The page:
Jarol co-ordinated the preparations. She had barely a few days to bring on board enough resources to suffice until the end of their mission. It was possible that they would find a way of replenishing the supplies, but she wanted to be prepared for the worst, not the best. Whatever lay on the other side of that wormhole, it could mean a lot of resources, a total void, or a fight. The last possibility was the least attractive, as damage to the ship and loss of life were the most critical and the hardest to foresee.
Glinn Damar had asked her and the aide from the Radalar
to meet him to co-ordinate the preparations. The meeting had been a very good idea, as they had decided to split some of responsibility. At first she was against such a plan, as if one warship were completely destroyed, the other two would remain without something they needed and the third ship carried, but Damar explained that it didn’t mean the other ships would be left without required supplies. All he wanted was assigning tasks to the small battalion and giving each warship a role to play, so that they knew what to do in a crisis and could act swiftly.
She had been a little disturbed by being invited to dinner by Damar, but he accepted her refusal with a smile and a small apology.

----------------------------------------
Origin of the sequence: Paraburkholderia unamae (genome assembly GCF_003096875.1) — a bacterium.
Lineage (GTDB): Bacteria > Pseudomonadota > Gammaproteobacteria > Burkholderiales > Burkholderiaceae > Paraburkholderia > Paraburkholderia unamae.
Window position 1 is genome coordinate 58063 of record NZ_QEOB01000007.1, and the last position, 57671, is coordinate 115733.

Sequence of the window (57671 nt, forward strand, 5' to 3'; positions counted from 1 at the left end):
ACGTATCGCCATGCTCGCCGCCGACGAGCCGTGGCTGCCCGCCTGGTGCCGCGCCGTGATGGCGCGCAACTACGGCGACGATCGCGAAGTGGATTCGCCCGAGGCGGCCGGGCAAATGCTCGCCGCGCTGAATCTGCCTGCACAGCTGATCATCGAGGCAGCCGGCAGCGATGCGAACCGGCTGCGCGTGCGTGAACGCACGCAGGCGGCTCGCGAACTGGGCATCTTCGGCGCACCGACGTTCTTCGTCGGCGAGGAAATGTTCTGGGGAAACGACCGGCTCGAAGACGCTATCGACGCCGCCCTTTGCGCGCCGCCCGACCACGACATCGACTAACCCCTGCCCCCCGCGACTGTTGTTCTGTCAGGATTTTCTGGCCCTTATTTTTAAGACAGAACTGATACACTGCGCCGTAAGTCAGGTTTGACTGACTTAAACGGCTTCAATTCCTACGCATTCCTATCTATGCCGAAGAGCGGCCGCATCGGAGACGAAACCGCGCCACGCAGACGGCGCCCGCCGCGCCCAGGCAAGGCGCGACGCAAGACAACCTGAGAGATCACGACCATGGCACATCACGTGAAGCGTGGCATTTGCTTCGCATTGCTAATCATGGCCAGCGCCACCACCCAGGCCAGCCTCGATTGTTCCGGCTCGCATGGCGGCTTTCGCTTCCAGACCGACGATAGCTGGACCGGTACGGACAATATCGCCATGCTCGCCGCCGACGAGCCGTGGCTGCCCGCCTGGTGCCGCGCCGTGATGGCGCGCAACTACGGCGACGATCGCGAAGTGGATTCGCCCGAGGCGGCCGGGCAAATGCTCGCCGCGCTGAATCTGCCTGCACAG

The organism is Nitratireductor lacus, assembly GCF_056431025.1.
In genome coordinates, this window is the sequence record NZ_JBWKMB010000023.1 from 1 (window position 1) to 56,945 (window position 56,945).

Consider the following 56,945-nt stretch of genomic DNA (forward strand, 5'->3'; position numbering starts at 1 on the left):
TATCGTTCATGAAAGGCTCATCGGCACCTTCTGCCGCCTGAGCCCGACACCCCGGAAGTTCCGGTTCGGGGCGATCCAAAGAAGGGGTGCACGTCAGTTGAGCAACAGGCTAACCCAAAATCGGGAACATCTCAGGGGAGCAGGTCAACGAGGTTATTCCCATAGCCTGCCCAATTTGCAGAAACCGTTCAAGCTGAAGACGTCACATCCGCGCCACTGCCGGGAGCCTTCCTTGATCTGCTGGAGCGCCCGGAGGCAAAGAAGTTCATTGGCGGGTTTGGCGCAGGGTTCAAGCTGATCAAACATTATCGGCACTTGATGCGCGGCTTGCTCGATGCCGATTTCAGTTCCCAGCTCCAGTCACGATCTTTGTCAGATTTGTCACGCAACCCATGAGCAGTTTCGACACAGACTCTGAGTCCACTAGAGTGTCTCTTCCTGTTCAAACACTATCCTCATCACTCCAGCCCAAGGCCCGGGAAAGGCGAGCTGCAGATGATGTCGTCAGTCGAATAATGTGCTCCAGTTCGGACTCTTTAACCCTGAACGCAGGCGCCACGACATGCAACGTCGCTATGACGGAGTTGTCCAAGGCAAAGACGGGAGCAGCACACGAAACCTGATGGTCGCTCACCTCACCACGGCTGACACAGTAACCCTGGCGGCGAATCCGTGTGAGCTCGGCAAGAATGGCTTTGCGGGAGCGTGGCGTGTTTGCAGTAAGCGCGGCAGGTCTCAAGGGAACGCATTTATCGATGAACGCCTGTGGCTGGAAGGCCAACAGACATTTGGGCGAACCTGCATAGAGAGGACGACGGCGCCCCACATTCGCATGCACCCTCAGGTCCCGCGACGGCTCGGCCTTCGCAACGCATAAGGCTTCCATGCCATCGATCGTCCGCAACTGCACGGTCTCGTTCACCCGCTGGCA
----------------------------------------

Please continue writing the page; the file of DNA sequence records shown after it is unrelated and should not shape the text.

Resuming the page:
The last evening at home she was able to spend with her family, since Zamarran had graciously granted everyone a shore leave; no doubt to spend his last night with his family.
Demok was planning the meal outside, in the garden. He’d placed the table under fop
palms, and set it for seven. She didn’t have to ask to know that the Brenoks were coming.
After being kicked out of the kitchen by her husband and father, she went to the table and sat in one of plastic chairs, breathing in cool Nokarian air. Since the continent was mostly agrarian, the air here was clearer and healthier than in other parts of Cardassia. A great place to raise kids, even if her family farm was a history after a series of destructive draughts a few decades earlier, which made growing fruit impossible. Her father had started to recreate their orchard a few years earlier, but it was still a long time before thin, tiny trees and palms would grow and bore fruit. Only those three palms in the garden managed to survive and now graced the place with their beauty and a smell of ripe fop
“Mum, wanted to talk to you.”
She turned to look at her son. “Yes, Droplet, what is it?”
“I talked to dad already.” He did not say anything more and she knew why: he didn’t want her to know what her husband had decided not to influence her decision.
“Sit down.” She patted the chair next to her.
Laran Demok sat and leaned his elbow on the table. “My first apprentice service will come to an end in three months and thanks to my hard work,” he paused to let the proudly said words sink in, “I am allowed to choose
my next archon.”
She pretended she wasn’t impressed. “Are you?”
But he wasn’t fooled by her lack of enthusiasm. “Yes.”
“Who is it?”
“Is not a matter of ‘who,’ but where.”
She shifted in her chair. “That far?” she asked with worry.
“I’m a big boy, Mum.”
“Not to me. Why there?”
“Because this is one of our oldest colonies founded in the times of the Hebitians. This would be a great experience and also a way to see completely different way of doing things. I really, really want to go, Mum.”